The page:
Progressive councils find new ways to tackle waste management

Apr 6, 2018 Resources

Progressive councils across Australia were already pushing the boundaries on managing municipal waste even before the China import ban, and since then several exciting new initiatives have been announced.

Earlier this year, China stopped importing much of the recyclable waste generated by Australia as part of a drive to better deal with its own growing waste issues.

The crisis this has caused in Australian recycling may in fact be precisely the opportunity we need to reboot the way we handle waste, says Pete Shmigel, CEO of the Australian Council of Recycling.

“We shouldn’t resent the Chinese for what they’ve done – we should emulate them,’’ says Shmigel.

Progressive councils across Australia were already pushing the boundaries on managing municipal waste even before the Chinese decision, and since then several exciting new initiatives have been announced.

Plastic roads

The Gold Coast City Council is considering making road surfaces out of recycled plastics.

The technology transforms household and commercial waste into pellets which can replace much of the bitumen in the asphalt mix used to surface roads.

The plastic pellets bonds well with the tar as they are both petroleum products, and the resulting blend reduces landfill use as well as the consumption of fossil fuels

British manufacturers claim the plastic road surface can bear a higher load than regular asphalt, reducing potholes and increasing road life.

The Gold Coast council is also looking into using recycled tyres to help bulk up the road surface.

Gold Coast already has a great track record in using waste for road projects. In 2016, it won a prestigious industry award for its innovative program to recycle asphalt from old roads into new road surfaces.

Glass sand

While mountains of unwanted glass are rising across Australia, the NSW city of Lismore can’t get enough of it, even importing it from neighbouring shires.

It crushes about 6000 tonnes of discarded glass every year into a sand-like construction material. The sand is used by council to build road bases, for backfill material and as bedding for water pipes. It is also being trialed in blends with concrete and other materials.

The glass processing plant is situated at the Lismore Materials Recovery Facility, which processes 15,000 tonnes of recyclables annually. The council decided to build its own facility after previously sending the region’s recyclables across the state border to Queensland.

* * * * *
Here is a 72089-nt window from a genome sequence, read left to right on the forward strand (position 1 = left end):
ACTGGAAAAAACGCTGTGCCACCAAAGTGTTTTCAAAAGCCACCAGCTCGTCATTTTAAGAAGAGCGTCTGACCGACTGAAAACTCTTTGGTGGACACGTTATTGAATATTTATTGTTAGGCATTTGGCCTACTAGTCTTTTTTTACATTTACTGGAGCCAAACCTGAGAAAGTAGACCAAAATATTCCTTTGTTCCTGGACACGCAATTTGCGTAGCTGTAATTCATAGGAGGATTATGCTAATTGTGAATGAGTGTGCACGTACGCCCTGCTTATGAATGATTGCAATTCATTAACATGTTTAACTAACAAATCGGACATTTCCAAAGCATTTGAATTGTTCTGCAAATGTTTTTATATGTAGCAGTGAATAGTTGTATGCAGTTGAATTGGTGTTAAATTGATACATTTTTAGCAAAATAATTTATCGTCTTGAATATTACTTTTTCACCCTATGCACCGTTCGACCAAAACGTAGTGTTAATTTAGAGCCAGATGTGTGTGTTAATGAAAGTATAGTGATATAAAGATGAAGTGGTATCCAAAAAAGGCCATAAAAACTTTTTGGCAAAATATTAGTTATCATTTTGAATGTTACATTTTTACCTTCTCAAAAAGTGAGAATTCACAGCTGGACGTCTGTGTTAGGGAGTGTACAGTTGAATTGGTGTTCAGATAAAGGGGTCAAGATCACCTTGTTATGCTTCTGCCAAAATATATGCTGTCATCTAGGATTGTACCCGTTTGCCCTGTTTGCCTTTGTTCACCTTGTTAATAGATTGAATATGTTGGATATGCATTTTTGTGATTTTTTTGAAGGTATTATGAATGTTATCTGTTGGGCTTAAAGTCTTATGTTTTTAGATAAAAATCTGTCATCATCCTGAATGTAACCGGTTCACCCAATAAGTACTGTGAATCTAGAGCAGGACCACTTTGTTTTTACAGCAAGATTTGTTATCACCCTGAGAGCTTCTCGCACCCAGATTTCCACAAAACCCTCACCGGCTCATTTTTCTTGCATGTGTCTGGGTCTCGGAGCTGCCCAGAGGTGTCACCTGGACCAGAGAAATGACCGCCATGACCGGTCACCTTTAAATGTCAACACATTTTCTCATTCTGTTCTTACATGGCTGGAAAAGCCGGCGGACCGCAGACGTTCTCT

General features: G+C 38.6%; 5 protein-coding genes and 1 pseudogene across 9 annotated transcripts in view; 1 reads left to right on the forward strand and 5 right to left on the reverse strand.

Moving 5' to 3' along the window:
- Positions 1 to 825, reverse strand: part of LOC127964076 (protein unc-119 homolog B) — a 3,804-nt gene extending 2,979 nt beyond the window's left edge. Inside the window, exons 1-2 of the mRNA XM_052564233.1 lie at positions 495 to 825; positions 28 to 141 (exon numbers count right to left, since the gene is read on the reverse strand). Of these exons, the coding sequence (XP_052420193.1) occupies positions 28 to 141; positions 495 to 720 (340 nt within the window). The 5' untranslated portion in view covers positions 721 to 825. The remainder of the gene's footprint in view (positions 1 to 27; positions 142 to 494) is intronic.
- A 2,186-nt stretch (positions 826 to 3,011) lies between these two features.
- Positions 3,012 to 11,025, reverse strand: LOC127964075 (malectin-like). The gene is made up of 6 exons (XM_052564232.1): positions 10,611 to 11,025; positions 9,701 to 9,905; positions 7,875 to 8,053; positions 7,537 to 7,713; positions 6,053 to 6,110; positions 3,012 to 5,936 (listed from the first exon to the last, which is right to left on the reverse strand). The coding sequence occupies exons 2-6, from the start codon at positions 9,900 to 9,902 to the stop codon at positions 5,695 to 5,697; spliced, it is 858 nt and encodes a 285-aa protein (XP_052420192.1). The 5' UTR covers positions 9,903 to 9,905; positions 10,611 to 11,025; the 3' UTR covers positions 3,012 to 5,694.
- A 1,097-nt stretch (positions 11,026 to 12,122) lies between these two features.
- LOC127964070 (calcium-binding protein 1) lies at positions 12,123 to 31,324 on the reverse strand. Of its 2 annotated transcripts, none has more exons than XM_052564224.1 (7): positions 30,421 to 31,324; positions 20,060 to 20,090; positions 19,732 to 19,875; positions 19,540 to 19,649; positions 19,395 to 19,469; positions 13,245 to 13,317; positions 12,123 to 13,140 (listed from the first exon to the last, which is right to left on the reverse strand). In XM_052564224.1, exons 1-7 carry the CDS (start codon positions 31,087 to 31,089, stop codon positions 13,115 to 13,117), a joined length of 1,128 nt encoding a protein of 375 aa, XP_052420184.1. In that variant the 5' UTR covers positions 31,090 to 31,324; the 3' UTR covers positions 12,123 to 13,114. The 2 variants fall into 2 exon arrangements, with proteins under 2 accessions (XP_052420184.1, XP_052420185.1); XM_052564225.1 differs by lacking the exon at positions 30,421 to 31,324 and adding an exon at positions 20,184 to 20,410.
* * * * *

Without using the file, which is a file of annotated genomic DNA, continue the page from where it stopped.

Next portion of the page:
Last year, Lismore won the Civil Contractors Federation NSW Earth Award in June for its use of the crushed glass sand as backfill material in the construction of a sewage pump station.

Lismore City Council is a waste processing leader in other ways too. It recently installed an optical sorter at the Recovery Facility which allows it to sort and separate the two main plastic streams – PET and HDPE – making it is easier to find a market for them than it would be otherwise.

Flexible packaging

Residents of Brimbank, in Melbourne’s west, will soon be able to recycle more and waste less under a new council strategy that aims to expand the range of items to be recycled at the council’s Resource Recovery Centre in Keilor Park.

Brimbank City Council will negotiate with its sorting contractor to accept flexible plastics – the fastest-growing but least recycled form of packaging in Australia – as a recyclable product. This follows a successful trial by the Victorian city of Darebin.

Brimbank also proposes to extend the range of products and materials accepted at the Resource Recovery Centre to include bicycles, plastics, electrical appliances, cardboard and clothing.

The council’s innovative approach to waste management also incorporates a drive to better educate the community on waste reduction and on illegal dumping, which costs ratepayers hundreds of thousands of dollars a year in clean-ups.

Brimbank’s draft strategy has been put to the community for feedback.

Waste to energy

An average household’s wheelie bin contains enough waste to produce up to 20 percent of its weekly power needs. Now several councils, including in Western Australia are tapping into this power source while reducing landfill.

A state-of-the-art waste-to-energy facility currently under construction in the City of Kwinana, a local government area in Perth’s south, has signed agreements with eight local governments to supply up to 400,000 tonnes of residential (post-recycling) waste a year. Once complete in 2020, the facility will supply over 30MW of power back into the local electricity grid.

With such innovative local governments tackling refuse management head on, Australia is well placed to meet the challenges of cleaning up its own waste.